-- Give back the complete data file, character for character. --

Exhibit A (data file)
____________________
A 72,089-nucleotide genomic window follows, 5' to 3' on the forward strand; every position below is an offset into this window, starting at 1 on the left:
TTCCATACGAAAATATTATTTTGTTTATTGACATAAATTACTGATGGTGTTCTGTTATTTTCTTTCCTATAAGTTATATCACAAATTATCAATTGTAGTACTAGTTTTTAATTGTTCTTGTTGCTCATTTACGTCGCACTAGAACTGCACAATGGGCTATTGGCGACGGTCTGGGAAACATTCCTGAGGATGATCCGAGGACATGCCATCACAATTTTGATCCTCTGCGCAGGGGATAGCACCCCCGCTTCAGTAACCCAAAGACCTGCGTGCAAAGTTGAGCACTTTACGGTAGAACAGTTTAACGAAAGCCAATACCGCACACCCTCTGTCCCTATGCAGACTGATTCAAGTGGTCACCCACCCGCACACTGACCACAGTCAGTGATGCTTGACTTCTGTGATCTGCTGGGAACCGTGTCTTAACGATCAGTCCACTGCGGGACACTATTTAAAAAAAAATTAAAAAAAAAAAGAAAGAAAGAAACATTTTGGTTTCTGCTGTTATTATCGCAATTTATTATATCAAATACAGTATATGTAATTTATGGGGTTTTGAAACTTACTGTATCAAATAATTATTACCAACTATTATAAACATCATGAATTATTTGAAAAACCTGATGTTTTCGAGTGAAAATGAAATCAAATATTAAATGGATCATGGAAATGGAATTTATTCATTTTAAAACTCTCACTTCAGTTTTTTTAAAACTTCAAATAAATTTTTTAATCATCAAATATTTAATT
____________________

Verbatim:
A 72,089-nucleotide genomic window follows, 5' to 3' on the forward strand; every position below is an offset into this window, starting at 1 on the left:
TTCCATACGAAAATATTATTTTGTTTATTGACATAAATTACTGATGGTGTTCTGTTATTTTCTTTCCTATAAGTTATATCACAAATTATCAATTGTAGTACTAGTTTTTAATTGTTCTTGTTGCTCATTTACGTCGCACTAGAACTGCACAATGGGCTATTGGCGACGGTCTGGGAAACATTCCTGAGGATGATCCGAGGACATGCCATCACAATTTTGATCCTCTGCGCAGGGGATAGCACCCCCGCTTCAGTAACCCAAAGACCTGCGTGCAAAGTTGAGCACTTTACGGTAGAACAGTTTAACGAAAGCCAATACCGCACACCCTCTGTCCCTATGCAGACTGATTCAAGTGGTCACCCACCCGCACACTGACCACAGTCAGTGATGCTTGACTTCTGTGATCTGCTGGGAACCGTGTCTTAACGATCAGTCCACTGCGGGACACTATTTAAAAAAAAATTAAAAAAAAAAAGAAAGAAAGAAACATTTTGGTTTCTGCTGTTATTATCGCAATTTATTATATCAAATACAGTATATGTAATTTATGGGGTTTTGAAACTTACTGTATCAAATAATTATTACCAACTATTATAAACATCATGAATTATTTGAAAAACCTGATGTTTTCGAGTGAAAATGAAATCAAATATTAAATGGATCATGGAAATGGAATTTATTCATTTTAAAACTCTCACTTCAGTTTTTTTAAAACTTCAAATAAATTTTTTAATCATCAAATATTTAATT